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Washington Diary: Another Dose Of Harry And Louise

By Margaret Carlson

Time cover (TIME, November 24) -- It's open season!" shouts one brochure. You bet it is--on us. Like lambs to the slaughter, we must make our "health-care elections" by Nov. 30, which means paying more money for less care, even as the cost of other necessities, like bread, milk and Big Macs, is holding steady. My insurer, Kaiser, has hiked premiums 18% since the Clinton health-care bill died a miserable death in 1994. And 8% fewer Americans have health insurance because their employers have decided it just costs too much. Boy, did we show that busybody Hillary a thing or two. It's true that there aren't any of those pesky government bureaucrats mucking around in your health care--instead it's bureaucrats at Aetna or Prudential whom you must convince that those heart palpitations call for a look-see by a cardiologist. The great fear that you wouldn't be able to see your own doctor under Clinton care has been replaced by the reality that you won't be able to see any doctor at all. At one HMO you can see a nurse-practitioner in a week, but it takes three months to schedule an appointment with a normal, run-of-the-mill doctor. A specialist? Forget it. Major surgery? Yes, if you really, really need it. But they'd rather you not spend the night.

For those who killed health-insurance reform, however, drive-by mastectomies are not efficient enough. The Health Insurance Association of America (which spent $10 million in 1993 on ads featuring hyperyuppies Harry and Louise, who spent their evenings worrying over the Health Security Act), along with an amalgam of industry groups, is marshalling its forces once again, as if some socialist, Swedish-type system were about to land on these shores. It's girding to defeat several pending bills that would correct some marketplace excesses. A provision in one bill would ensure that a woman could have direct access to an obstetrician (a specialist, after all) throughout her pregnancy. Another would allow emergency care anytime a "prudent layperson" would consider it appropriate. Another would remove bonuses for doctors who restrict care.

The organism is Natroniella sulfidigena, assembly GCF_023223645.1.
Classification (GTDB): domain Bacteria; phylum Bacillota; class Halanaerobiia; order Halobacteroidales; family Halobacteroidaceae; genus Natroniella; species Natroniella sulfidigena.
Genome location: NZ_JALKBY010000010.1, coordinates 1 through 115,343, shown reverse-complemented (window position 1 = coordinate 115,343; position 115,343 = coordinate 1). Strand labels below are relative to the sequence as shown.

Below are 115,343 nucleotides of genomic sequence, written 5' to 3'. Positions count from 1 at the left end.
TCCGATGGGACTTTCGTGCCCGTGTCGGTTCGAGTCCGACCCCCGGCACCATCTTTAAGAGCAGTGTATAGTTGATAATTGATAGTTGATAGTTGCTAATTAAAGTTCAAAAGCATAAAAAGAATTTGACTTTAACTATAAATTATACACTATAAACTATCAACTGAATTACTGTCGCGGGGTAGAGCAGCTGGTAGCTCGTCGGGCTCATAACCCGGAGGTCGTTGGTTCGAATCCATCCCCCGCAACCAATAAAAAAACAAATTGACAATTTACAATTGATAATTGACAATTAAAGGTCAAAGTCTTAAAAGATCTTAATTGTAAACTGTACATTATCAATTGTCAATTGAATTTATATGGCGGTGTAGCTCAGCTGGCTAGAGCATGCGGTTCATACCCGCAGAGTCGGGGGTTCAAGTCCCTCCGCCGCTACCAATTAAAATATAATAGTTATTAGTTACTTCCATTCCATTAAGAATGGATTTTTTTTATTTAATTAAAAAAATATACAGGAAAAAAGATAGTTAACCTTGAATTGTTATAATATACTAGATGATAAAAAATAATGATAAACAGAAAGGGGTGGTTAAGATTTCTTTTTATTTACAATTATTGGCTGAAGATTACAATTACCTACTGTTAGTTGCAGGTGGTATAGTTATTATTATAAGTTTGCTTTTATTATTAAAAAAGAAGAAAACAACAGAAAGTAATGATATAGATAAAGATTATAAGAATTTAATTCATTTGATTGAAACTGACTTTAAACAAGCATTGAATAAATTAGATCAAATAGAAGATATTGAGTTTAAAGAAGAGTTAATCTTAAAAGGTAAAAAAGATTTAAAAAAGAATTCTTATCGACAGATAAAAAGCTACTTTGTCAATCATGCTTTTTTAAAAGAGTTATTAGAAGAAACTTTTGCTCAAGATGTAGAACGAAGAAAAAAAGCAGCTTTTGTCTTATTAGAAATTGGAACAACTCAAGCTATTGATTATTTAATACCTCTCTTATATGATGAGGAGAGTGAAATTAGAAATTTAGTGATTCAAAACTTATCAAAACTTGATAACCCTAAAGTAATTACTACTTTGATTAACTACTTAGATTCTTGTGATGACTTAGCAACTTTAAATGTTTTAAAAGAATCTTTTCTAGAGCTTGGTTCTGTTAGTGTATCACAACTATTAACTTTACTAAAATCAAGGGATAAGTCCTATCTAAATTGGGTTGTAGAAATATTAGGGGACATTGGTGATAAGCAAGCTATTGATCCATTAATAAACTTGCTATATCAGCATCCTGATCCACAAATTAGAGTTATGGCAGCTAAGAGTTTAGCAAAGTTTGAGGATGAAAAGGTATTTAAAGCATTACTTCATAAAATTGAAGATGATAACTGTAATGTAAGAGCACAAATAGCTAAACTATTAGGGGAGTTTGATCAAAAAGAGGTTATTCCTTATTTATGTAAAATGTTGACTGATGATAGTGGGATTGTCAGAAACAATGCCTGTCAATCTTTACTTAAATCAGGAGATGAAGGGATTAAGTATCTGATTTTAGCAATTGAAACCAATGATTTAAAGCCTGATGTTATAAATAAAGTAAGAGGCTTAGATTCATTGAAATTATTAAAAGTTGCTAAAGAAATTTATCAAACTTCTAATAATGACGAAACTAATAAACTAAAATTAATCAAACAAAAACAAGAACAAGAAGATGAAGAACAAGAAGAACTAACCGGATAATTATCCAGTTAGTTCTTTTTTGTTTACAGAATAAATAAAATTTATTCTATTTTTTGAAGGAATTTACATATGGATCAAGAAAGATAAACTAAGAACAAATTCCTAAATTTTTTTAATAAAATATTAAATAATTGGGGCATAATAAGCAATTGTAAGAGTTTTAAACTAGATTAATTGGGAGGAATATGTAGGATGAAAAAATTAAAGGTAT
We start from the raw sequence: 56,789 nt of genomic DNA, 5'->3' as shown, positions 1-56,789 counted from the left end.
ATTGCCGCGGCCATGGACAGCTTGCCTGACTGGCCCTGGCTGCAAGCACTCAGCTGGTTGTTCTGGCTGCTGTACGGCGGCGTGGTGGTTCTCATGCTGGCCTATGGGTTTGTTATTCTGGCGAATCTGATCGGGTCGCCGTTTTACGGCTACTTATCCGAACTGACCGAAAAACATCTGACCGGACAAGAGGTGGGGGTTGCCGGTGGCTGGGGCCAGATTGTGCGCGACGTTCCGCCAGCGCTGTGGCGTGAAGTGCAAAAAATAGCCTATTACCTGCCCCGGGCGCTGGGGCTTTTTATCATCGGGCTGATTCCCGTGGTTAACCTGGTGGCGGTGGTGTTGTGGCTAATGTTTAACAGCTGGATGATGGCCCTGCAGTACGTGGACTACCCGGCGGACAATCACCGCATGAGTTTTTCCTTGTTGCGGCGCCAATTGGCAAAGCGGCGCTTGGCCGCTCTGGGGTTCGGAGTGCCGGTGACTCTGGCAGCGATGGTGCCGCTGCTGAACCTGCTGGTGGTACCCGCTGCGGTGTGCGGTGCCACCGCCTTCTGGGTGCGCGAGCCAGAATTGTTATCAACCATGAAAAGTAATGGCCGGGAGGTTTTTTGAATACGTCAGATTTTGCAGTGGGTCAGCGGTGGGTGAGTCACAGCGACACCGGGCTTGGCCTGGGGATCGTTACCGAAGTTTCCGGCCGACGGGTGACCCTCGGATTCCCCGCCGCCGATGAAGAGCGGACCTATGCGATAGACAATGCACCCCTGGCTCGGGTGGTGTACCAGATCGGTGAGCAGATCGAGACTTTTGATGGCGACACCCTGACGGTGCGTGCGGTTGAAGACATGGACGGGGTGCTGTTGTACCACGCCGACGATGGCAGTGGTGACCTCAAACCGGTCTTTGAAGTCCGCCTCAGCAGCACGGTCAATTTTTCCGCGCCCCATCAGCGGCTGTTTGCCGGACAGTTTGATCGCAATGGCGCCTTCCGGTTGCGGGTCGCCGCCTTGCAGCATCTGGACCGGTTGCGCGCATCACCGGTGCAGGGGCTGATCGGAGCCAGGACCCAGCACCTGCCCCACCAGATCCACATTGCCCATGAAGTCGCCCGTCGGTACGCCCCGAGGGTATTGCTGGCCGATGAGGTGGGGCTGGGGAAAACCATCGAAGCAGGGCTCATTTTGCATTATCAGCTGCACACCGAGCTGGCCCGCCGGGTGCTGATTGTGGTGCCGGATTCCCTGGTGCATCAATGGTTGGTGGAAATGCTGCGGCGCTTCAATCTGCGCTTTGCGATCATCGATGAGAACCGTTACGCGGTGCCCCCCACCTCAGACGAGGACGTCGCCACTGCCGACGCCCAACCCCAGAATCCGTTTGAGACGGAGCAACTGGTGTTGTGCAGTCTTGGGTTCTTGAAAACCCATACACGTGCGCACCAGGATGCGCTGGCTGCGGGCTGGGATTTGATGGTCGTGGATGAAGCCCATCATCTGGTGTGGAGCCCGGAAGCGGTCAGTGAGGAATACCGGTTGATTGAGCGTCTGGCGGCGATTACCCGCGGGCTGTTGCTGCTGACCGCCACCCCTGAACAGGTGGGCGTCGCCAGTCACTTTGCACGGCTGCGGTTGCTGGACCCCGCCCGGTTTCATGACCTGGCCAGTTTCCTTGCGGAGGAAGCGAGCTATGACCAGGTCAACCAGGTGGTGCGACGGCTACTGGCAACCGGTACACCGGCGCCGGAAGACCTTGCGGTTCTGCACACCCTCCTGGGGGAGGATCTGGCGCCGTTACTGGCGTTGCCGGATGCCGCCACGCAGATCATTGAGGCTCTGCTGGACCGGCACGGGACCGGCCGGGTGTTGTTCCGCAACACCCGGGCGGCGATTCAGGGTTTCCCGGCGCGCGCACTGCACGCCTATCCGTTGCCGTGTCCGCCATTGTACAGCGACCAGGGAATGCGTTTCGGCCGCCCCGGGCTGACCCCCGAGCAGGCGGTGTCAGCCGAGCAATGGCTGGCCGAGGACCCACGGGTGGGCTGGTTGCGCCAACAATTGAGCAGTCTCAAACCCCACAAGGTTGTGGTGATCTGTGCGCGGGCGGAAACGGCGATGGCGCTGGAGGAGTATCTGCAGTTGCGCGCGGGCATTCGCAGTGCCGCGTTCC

But the industry isn't going to take these fixes sitting down. "We need to start fighting like we're in a war," says HIA counsel Melody Harned. The Republican leadership, Harned wrote in a memo, asked the coalition to "write the definitive piece of paper trashing all these bills" and launch a grass-roots effort against them. But she warned that Republicans wanted a commitment (spell that money) from the coalition before they go out on a limb. "Get off your butts, get off your wallets," Harned quoted Senate majority leader Trent Lott as saying.

After the memo was obtained by the New York Times, Harned said she had no knowledge that Lott actually said those words. Still Lott is against legislation by body parts, not wanting Clinton to achieve by salami slice what he couldn't with the health-care bill. Lott named his meeting to fight the piecemeal bills "Clinton Care Returns: The Trojan Horse Strategy."

At this rate, soon we'll be offered a plan where the premium doesn't rise but you perform your own minor surgery at home. Novocain? Supply your own.





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